characters appearing on screen. This definition does not apply to portions
of a news item, which are part of a stand-alone news report done by an
individual correspondent. In radio, voice-over refers to the statement
of information in station-produced advertising in which the announcer
does not assume a particular character and is essentially anonymous.
1. Changing Interaction
Broadcasters recognize the changing interaction of women and men
in today's society. Women and men shall be portrayed, in programming, in
a wide range of roles, both traditional and non-traditional, in paid work,
social, family and leisure activities.
Guidance: The roles and opportunities for both sexes
are becoming more diverse due to such factors as the elimination of female-only
and male-only occupations, changing patterns of parenting and lifestyles.
Women and girls should be portrayed in a range of roles as diverse as
that shown for men and boys. Men should not always be portrayed as the
aggressor in personal relationships. Women and men should be portrayed
as working together in circumstances where the "power" balance does not
always favour the man by virtue of his position or personal attributes.
- Television and radio programming shall portray contemporary family
structures with an emphasis on the evolving range and diversity of families.
Guidance: Canadian society has evolved to where there
is no single contemporary family structure, but rather a range of family
lifestyles and family arrangements which differ across cultures, geographic
regions and economic circumstances. The concept of "contemporary family
structure" is meant to include a variety of family units such as marriages
between persons of different races, single parents, families blended from
different marriages and relationships, childless marriages and relationships,
couples with adopted children, as well as the circumstances created by
divorce and separation.
- Television and radio programming shall portray all persons as supporting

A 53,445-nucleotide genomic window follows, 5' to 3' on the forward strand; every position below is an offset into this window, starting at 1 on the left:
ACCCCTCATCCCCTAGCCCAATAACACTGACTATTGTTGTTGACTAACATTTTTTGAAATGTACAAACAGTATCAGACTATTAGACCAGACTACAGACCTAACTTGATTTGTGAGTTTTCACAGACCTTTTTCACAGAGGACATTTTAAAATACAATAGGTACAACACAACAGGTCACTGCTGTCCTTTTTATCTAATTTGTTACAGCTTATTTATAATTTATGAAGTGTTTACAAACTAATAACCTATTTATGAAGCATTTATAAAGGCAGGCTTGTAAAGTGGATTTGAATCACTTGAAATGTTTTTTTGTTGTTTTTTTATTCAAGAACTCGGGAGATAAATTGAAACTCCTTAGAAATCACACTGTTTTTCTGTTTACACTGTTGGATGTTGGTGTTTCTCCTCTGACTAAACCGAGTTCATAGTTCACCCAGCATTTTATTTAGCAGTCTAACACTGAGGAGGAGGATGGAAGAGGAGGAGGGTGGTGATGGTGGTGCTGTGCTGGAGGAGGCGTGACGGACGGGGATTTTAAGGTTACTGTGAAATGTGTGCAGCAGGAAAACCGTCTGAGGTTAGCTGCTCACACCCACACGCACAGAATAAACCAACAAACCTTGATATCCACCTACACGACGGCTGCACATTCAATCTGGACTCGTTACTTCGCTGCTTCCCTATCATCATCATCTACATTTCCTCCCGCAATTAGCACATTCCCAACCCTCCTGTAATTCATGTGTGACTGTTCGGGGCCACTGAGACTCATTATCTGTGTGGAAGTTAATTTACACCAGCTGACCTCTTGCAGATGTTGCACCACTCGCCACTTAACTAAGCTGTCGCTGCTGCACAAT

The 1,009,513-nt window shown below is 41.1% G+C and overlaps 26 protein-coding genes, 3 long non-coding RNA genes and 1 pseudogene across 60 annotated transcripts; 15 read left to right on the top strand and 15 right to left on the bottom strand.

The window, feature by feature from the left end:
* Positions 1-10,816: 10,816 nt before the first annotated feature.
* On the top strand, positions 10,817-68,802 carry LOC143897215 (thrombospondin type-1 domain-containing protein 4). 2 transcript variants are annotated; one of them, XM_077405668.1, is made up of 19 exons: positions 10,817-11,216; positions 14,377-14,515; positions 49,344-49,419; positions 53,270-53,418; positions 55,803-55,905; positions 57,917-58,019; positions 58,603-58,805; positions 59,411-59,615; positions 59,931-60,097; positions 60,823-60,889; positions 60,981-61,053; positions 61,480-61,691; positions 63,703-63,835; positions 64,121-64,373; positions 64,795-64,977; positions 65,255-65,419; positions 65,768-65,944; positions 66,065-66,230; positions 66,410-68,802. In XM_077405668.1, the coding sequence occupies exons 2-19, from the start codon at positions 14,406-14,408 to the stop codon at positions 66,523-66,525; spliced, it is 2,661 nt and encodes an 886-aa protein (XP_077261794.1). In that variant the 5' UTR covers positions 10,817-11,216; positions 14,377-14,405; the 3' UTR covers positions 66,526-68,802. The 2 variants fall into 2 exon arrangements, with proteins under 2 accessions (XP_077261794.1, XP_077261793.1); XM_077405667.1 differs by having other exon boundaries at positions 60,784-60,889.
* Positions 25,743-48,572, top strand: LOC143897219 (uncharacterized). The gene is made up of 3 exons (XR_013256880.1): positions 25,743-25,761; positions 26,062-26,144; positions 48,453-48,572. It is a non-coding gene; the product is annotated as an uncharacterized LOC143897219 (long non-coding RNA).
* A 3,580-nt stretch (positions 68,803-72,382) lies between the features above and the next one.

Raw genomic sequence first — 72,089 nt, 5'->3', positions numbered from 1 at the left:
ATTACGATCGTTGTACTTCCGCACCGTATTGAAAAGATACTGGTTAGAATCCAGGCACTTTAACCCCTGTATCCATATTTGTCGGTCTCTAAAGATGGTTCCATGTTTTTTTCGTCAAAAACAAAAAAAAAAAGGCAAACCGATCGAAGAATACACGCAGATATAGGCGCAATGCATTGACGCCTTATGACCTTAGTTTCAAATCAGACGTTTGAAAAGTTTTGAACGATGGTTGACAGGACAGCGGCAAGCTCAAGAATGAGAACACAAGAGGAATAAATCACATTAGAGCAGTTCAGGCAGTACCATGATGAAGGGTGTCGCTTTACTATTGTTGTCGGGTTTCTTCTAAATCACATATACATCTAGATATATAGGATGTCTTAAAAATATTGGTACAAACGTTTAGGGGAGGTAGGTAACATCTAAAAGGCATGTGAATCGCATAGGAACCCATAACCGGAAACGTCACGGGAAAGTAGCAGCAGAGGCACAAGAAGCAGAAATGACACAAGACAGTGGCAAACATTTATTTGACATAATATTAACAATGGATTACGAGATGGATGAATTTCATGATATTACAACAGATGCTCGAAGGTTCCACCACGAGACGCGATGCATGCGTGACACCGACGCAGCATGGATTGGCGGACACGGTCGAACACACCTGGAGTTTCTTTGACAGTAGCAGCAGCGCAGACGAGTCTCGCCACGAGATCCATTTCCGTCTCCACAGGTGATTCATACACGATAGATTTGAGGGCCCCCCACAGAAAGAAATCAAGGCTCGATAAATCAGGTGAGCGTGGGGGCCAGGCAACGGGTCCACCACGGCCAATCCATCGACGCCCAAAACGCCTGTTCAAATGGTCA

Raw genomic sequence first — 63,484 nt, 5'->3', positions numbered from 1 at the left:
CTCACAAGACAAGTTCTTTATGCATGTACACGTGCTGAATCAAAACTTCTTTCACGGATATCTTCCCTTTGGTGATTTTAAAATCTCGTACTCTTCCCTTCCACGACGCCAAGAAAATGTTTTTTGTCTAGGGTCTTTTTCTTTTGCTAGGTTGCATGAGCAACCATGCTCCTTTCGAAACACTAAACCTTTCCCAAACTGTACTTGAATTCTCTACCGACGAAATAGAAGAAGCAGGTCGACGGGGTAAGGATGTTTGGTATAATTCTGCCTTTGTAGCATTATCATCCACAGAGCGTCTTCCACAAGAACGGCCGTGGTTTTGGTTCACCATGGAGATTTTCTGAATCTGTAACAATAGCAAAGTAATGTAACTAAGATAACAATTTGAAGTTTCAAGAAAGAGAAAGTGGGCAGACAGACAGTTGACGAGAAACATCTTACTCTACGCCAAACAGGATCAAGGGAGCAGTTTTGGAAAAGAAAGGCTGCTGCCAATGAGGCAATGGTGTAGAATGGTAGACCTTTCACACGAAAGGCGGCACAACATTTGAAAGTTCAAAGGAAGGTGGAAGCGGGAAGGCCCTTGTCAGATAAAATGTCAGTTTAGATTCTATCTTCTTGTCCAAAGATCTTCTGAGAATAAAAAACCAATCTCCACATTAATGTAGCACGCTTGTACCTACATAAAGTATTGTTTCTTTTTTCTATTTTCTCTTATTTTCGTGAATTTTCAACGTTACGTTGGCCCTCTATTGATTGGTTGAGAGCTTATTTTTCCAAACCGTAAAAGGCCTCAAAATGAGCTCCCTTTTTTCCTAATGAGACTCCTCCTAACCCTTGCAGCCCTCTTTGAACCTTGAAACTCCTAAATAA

participants in family, home management and household tasks. Women and
men should participate on an equitable basis in organizing such family
activities as health care and financial matters, encompassing a wide
range of responsibilities and decision-making roles.
Guidance: The interpretation of this provision depends
to a large extent on individual experience and beliefs, and is therefore
open to discussion. For example, in one family, the sharing in all chores
and responsibilities related to family and home may be on a 50:50 basis,
while in another, it may mean that one partner contributes as the wage-earner
while the other offers an equitable contribution as home manager, performer
of domestic tasks and/or caregiver to spouse and children.
- Television and radio programming shall respect the principles of intellectual
and emotional equality of both sexes and the dignity of all individuals.
Television and radio programming should portray women and men as equal
beneficiaries of the positive attributes of family or single-person
life. Women and men should perform in a range of occupations and function
as intellectual and emotional equals in all types of thematic circumstances.
This should be the case for both work and leisure activities requiring
varying degrees of intellectual competence.
Guidance: Women and men should be portrayed as working
toward a comfortable existence through mutual support, both economically
and emotionally, and in both public and private spheres. Despite the problems
of societal systemic discrimination, television and radio programming
should reflect an awareness of the need to avoid and overcome discrimination
on the basis of gender.
3. Demographic Spectrum
Television and radio programming shall portray the wide spectrum
of Canadian life. Women and men shall be portrayed with fair and equitable
demographic diversity taking into account age, civil status, race, ethnocultural
origin, physical appearance, sexual orientation, background, religion, occupation,
socio-economic condition and leisure activities, while actively pursuing
a wide range of interests. Portrayals should also take into account the
roles and contributions of the mentally, physically and socially challenged.
Guidance: Compared to men, the portrayal of women in
television programming has often been more restricted with respect to
age, appearance, background, occupation, lifestyle and interests. Additionally,
the elderly, the disabled, and native peoples have also been under-represented.
Special attention should be paid to increasing the portrayal of ethnic
and visible minorities, whose presence constitutes an ever-expanding aspect
of Canadian society.